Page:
Regional economic integration is extremely important for our economy. Taking into account our aspirations to become a full member of the European Union, the Open Balkans Initiative should enable a faster structural adjustment to deal with all the challenges that the open market brings.
In order to answer what will be the effects on the labor market from the Open Balkans initiative, and from the process of negotiations and accession to the EU, several aspects are significant. First, what is the current structure of the labor market, especially with regard to the shortage of certain categories of qualified staff, 2) what is the salary structure compared to the countries we are opening to, and 3) how determined and ready are we for structural changes.
In our study, we analyzed the demand and supply for labor force, according to registered unemployed persons in the Employment Agency. At the moment, we have 112,000 registered unemployed people and a demand from companies for 2023 of about 15,000 people.
The results showed that we have a polarized situation, that is, especially surplus gaps when the supply of unemployed people for certain occupations is drastically higher than the demand, and deficit gaps in other occupations. Thus, in the occupations with high skills, the surplus gaps dominate, reaching the maximum in the occupations that generate the teaching faculties, where we have up to 75 unemployed people for one open job. On the other hand, there is a deficit for workers in service activities and general workers in various occupations, especially support staff.
The advantage of regional integration and the possibility of labor movement is that labor shortages, especially in border regions, can be filled with labor from neighboring countries. But there are also risks that the deficit gaps with high skills will deepen, in the occupations for experts and technicians in the information-engineering areas, where mobility is also higher by default.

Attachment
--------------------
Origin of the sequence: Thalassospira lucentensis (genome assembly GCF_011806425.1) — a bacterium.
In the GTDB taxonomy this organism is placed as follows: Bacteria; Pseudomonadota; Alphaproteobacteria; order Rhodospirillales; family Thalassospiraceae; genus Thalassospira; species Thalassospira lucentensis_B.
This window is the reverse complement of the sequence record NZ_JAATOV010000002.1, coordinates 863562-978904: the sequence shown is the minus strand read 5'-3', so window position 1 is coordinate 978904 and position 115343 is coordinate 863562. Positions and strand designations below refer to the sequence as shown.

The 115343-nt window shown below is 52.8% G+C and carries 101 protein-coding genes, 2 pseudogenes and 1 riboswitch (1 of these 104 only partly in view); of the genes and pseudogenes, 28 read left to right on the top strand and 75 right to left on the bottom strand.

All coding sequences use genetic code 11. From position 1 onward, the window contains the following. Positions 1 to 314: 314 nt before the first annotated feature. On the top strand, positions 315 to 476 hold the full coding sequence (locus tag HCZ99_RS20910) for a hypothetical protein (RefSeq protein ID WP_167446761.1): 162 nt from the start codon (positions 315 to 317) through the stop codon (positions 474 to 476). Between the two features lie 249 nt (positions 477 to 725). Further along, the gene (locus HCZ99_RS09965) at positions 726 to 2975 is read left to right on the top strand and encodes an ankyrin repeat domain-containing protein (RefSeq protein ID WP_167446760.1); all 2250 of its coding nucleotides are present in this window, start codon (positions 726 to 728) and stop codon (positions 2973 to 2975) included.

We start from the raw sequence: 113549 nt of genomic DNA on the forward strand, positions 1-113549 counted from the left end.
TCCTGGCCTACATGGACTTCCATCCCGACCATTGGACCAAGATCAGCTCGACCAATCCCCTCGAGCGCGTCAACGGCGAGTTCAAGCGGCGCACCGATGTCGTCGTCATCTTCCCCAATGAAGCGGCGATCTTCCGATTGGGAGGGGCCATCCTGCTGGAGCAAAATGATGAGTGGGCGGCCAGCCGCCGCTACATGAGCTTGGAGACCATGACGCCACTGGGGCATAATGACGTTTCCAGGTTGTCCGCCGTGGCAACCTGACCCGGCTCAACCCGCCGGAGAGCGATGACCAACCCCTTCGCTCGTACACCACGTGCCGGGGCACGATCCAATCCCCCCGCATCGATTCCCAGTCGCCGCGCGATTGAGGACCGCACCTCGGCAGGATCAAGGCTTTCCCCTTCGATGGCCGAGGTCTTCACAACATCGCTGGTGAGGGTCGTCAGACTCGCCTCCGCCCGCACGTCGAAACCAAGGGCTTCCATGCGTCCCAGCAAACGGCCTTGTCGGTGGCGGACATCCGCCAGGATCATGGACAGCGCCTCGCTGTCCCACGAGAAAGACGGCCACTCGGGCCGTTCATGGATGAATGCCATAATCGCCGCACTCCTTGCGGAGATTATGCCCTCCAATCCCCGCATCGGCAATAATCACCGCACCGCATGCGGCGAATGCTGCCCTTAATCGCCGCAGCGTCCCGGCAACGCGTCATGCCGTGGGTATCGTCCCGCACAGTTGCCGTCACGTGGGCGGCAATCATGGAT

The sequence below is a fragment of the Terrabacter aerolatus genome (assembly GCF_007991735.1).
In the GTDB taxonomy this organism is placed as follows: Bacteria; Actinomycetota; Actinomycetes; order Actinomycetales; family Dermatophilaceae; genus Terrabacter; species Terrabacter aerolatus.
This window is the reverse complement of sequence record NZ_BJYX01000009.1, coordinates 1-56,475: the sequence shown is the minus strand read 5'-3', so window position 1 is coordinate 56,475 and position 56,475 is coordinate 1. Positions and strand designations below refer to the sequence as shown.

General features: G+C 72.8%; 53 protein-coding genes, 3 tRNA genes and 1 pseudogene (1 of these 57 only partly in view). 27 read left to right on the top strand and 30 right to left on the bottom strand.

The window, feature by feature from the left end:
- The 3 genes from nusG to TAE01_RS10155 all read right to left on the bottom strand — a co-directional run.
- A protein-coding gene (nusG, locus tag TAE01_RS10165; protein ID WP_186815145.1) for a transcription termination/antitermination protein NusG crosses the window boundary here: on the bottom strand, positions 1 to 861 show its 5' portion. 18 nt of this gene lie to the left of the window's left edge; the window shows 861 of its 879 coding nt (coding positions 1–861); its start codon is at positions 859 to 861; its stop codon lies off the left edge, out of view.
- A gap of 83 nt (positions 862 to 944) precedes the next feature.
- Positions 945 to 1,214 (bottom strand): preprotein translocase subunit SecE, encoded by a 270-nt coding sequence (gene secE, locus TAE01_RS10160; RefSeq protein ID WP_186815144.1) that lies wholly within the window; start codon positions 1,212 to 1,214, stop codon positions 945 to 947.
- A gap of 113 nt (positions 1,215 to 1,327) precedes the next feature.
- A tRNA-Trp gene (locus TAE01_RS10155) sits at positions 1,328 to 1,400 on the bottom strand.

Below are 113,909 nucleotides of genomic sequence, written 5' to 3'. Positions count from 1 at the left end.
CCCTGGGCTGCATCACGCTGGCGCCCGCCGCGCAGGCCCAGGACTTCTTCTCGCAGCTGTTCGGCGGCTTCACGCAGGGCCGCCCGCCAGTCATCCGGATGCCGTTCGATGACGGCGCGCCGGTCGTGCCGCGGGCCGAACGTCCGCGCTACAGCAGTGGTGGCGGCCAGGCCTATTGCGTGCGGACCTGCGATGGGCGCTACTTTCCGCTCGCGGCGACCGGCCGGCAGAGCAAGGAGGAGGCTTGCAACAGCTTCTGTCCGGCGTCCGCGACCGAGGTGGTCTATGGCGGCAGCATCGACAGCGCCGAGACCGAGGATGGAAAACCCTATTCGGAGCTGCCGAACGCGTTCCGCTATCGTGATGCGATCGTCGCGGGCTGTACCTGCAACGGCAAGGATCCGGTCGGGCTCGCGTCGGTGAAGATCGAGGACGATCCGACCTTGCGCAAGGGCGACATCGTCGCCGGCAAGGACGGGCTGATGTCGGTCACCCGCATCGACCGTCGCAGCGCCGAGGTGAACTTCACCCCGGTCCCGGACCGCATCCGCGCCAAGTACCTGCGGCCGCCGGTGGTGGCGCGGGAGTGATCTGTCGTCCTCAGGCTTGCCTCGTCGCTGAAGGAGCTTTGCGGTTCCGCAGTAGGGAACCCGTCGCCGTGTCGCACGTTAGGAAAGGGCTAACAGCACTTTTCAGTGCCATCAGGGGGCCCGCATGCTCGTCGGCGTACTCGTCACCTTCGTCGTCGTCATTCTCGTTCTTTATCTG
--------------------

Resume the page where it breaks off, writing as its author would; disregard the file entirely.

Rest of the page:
The second aspect is what is the wage structure and premium for a particular occupation between countries, for a person to decide to move to the labor market in a neighboring country. In the context of the Open Balkans Initiative, for occupations with low skills, these premiums are probably low or non-existent, taking into account that both our minimum and average wages are similar to the rest of the Western Balkan countries. However, for activities of a seasonal nature and cyclical need for workers, differences in wages may appear and this may cause additional pressure on the already existing shortage of workers.
In the medium term, the Open Balkans Initiative should be a stimulus and a form of pressure for a faster reform of the labor markets, so that through the accession processes to the EU we fully prepare to deal with the challenges ahead. Those structural reforms are in adjusting the educational policies according to the demand of the labor market, then preventing abuse of the system and a quick transition from a system of social support to a system of employment and dealing with the informal economy.